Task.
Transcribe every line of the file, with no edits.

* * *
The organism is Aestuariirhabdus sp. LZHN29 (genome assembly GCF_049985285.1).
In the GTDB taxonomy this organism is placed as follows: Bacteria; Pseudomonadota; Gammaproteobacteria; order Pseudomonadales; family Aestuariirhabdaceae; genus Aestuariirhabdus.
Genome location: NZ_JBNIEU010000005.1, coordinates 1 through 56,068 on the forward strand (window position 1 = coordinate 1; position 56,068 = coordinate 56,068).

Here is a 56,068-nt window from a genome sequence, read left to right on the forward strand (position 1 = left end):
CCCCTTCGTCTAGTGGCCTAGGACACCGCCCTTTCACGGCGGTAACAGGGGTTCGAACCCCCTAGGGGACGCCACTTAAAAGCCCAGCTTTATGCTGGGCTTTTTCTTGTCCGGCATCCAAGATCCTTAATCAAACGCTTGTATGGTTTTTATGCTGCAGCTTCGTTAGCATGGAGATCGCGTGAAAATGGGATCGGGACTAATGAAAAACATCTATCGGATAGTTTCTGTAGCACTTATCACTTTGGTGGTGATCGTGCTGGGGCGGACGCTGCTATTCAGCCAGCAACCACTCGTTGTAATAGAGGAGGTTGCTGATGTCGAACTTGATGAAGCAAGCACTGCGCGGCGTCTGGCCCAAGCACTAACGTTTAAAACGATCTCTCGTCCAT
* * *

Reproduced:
The organism is Aestuariirhabdus sp. LZHN29 (genome assembly GCF_049985285.1).
In the GTDB taxonomy this organism is placed as follows: Bacteria; Pseudomonadota; Gammaproteobacteria; order Pseudomonadales; family Aestuariirhabdaceae; genus Aestuariirhabdus.
Genome location: NZ_JBNIEU010000005.1, coordinates 1 through 56,068 on the forward strand (window position 1 = coordinate 1; position 56,068 = coordinate 56,068).

Here is a 56,068-nt window from a genome sequence, read left to right on the forward strand (position 1 = left end):
CCCCTTCGTCTAGTGGCCTAGGACACCGCCCTTTCACGGCGGTAACAGGGGTTCGAACCCCCTAGGGGACGCCACTTAAAAGCCCAGCTTTATGCTGGGCTTTTTCTTGTCCGGCATCCAAGATCCTTAATCAAACGCTTGTATGGTTTTTATGCTGCAGCTTCGTTAGCATGGAGATCGCGTGAAAATGGGATCGGGACTAATGAAAAACATCTATCGGATAGTTTCTGTAGCACTTATCACTTTGGTGGTGATCGTGCTGGGGCGGACGCTGCTATTCAGCCAGCAACCACTCGTTGTAATAGAGGAGGTTGCTGATGTCGAACTTGATGAAGCAAGCACTGCGCGGCGTCTGGCCCAAGCACTAACGTTTAAAACGATCTCTCGTCCAT